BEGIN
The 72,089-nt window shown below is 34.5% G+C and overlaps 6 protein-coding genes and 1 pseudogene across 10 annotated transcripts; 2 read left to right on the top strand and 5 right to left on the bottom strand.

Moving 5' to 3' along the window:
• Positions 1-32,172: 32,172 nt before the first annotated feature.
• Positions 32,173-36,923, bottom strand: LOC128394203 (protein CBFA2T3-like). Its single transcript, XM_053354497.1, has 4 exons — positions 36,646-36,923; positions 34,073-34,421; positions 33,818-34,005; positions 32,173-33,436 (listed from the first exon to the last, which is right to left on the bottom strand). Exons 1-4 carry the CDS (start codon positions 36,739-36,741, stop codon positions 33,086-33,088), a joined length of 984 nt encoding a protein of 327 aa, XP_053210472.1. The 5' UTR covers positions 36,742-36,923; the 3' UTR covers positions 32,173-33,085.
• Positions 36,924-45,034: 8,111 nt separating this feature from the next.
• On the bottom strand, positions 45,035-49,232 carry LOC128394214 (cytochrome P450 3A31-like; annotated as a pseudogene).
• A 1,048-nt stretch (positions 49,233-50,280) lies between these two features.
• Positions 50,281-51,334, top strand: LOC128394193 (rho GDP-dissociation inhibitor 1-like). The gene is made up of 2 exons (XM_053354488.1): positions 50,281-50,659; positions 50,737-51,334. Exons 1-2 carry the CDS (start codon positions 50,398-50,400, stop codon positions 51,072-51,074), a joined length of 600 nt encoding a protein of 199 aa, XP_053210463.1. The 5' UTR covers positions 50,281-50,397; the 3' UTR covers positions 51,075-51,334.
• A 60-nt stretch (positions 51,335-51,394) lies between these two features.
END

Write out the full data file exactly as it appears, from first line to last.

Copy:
The 72,089-nt window shown below is 34.5% G+C and overlaps 6 protein-coding genes and 1 pseudogene across 10 annotated transcripts; 2 read left to right on the top strand and 5 right to left on the bottom strand.

Moving 5' to 3' along the window:
• Positions 1-32,172: 32,172 nt before the first annotated feature.
• Positions 32,173-36,923, bottom strand: LOC128394203 (protein CBFA2T3-like). Its single transcript, XM_053354497.1, has 4 exons — positions 36,646-36,923; positions 34,073-34,421; positions 33,818-34,005; positions 32,173-33,436 (listed from the first exon to the last, which is right to left on the bottom strand). Exons 1-4 carry the CDS (start codon positions 36,739-36,741, stop codon positions 33,086-33,088), a joined length of 984 nt encoding a protein of 327 aa, XP_053210472.1. The 5' UTR covers positions 36,742-36,923; the 3' UTR covers positions 32,173-33,085.
• Positions 36,924-45,034: 8,111 nt separating this feature from the next.
• On the bottom strand, positions 45,035-49,232 carry LOC128394214 (cytochrome P450 3A31-like; annotated as a pseudogene).
• A 1,048-nt stretch (positions 49,233-50,280) lies between these two features.
• Positions 50,281-51,334, top strand: LOC128394193 (rho GDP-dissociation inhibitor 1-like). The gene is made up of 2 exons (XM_053354488.1): positions 50,281-50,659; positions 50,737-51,334. Exons 1-2 carry the CDS (start codon positions 50,398-50,400, stop codon positions 51,072-51,074), a joined length of 600 nt encoding a protein of 199 aa, XP_053210463.1. The 5' UTR covers positions 50,281-50,397; the 3' UTR covers positions 51,075-51,334.
• A 60-nt stretch (positions 51,335-51,394) lies between these two features.